Posted by Heart Hugger on Jun 6, 2022 10:24:33 AM
Heart health is an important topic for everyone. After all, heart health plays a huge role in the overall function and comfort of the human body. Because heart disease is the leading cause of death in the U.S. according to the CDC, it's especially important for people of all ages to be informed about heart health and how to protect this vital organ.
Here's what you need to know about heart disease and how it impacts men vs. women.
What is Heart Disease?
According to the CDC, heart disease is actually an umbrella term referring to different heart conditions. In the U.S., the most common heart condition is coronary artery disease, which decreases blood flow to the heart and can cause a heart attack.
Here are a few more things to know about heart disease:
There are many risk factors for heart disease. According to the CDC, main risk factors include:
High blood pressure.
Lack of exercise.
According to the University of Ottawa, some cardiac disease risk factors are also inherited, which means your family can "pass down" heart disease through genes.
Symptoms of heart disease or a heart event can be difficult to spot. According to the CDC, these symptoms may include:
Shortness of breath.
Swelling of the feet and legs.
If caught early, some heart health problems can be avoided by changing your lifestyle. This includes increasing your physical activity, eating healthier, and avoiding risky activities like smoking.
However, heart disease does often lead to heart surgery. It's important to talk to your doctor throughout the process so you know what to expect, how long it will take to heal, what you can and can't do after surgery, and whether a solution like the Heart Hugger sternum support vest can help you stay comfortable while you're recovering.
Why Heart Disease is Different for Men and Women
It's important to understand the details when it comes to heart health. That's why everyone should understand their own body's needs--and those needs don't look the same for men and women. Here are a few examples of how and why heart disease differs:
According to Crisp Regional Hospital, women have smaller hearts and blood vessels. That means risk factors impact women differently and that heart disease can progress in different ways.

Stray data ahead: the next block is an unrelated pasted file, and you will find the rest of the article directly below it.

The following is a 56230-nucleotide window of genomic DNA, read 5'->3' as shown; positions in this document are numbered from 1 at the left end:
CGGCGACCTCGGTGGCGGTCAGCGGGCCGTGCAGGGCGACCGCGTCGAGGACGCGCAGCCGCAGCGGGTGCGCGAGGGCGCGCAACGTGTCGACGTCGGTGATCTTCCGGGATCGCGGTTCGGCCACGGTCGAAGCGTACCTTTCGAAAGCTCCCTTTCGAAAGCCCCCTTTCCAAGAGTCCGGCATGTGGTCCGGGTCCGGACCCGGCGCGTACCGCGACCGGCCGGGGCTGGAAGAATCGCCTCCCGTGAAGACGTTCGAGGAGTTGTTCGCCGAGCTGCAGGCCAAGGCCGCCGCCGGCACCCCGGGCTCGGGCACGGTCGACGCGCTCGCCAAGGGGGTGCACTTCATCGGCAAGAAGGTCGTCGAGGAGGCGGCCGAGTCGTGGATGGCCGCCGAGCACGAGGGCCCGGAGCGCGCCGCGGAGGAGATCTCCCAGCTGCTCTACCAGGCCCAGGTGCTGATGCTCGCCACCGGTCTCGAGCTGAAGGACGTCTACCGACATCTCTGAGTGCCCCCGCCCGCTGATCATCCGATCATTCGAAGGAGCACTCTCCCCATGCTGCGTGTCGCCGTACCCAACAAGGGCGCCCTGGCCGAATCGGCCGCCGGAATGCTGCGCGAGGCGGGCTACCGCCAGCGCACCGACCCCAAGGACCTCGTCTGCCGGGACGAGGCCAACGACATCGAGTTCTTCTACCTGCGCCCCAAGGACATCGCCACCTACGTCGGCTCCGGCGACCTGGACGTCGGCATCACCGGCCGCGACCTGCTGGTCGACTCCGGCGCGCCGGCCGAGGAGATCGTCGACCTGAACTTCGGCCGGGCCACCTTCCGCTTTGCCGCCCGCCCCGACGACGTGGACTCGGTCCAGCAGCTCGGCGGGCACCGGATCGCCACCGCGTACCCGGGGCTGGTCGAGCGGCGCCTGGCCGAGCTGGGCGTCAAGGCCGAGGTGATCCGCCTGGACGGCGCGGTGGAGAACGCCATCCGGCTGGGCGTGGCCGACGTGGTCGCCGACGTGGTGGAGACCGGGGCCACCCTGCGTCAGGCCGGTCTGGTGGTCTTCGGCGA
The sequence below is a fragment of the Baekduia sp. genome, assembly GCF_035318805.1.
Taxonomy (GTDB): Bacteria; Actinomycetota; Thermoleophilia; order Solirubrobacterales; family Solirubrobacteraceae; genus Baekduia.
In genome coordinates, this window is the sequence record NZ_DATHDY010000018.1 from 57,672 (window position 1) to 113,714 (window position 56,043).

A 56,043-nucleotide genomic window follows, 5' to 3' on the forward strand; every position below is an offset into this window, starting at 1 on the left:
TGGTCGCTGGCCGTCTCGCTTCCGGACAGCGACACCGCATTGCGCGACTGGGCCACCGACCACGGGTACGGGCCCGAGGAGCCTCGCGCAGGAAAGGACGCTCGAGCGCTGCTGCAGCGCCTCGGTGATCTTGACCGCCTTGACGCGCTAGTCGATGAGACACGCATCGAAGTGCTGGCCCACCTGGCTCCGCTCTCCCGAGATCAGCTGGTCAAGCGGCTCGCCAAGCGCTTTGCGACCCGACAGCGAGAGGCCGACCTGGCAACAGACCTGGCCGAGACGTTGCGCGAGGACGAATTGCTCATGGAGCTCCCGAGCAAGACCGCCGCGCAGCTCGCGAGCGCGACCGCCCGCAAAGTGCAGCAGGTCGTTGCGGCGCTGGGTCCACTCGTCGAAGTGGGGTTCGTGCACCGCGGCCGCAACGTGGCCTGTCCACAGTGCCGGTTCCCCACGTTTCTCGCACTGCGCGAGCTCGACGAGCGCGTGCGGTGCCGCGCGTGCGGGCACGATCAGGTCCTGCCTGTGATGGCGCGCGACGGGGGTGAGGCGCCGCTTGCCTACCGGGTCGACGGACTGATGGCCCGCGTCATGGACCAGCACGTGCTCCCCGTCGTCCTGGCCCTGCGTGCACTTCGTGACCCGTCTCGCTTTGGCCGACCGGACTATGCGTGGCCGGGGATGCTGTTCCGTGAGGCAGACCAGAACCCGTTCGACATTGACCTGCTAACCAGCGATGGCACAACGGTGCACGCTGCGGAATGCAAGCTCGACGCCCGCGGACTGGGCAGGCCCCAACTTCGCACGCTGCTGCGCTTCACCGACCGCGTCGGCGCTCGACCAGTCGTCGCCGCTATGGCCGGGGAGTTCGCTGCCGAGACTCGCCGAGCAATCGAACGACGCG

Furthermore, according to John Hopkins Medicine, cholesterol builds up differently in women than in men--and because cholesterol has a big role to play in heart disease, it's important to understand how and why this happens. For the most part, it comes down to hormones; however, different body structures also impact where cholesterol gathers and how it acts.
As Crisp Regional Hospital explains, men tend to experience more traditional or expected symptoms of heart problems, like chest pain or pressure. Women, on the other hand, are more likely to have conditions that mimic heart disease but are caused by something else--and, to complicate the diagnostic process, women also have less traditional symptoms like neck pain or vomiting.
Different Risk Factors
Johns Hopkins Medicine explains that yet another difference between cardiac disease in men and women is the type of associated risk factors. Although many risks--like high cholesterol and smoking--are shared between both sexes, some variables (including anxiety, depression, and autoimmune disorders) are more common in women. Menopause can play a role in heart disease, too.
Because men and women can have different symptoms--and, in some cases, women might be experiencing a separate condition entirely--it's necessary to approach the diagnostic and treatment processes in different ways. Doctors must take a variety of variables into account, from family histories to mental health to unique risk factors, to accurately identify potential or current heart health problems.
In conclusion, heart disease is a serious issue for both men and women in America. Because symptoms, risk factors, and even treatment can differ between sexes, it's important for everyone to understand their own body's needs and brush up on heart health facts to protect this vital organ.
To learn more about heart health or find out how a support device like Heart Hugger can help both men and women after heart surgery, contact us today.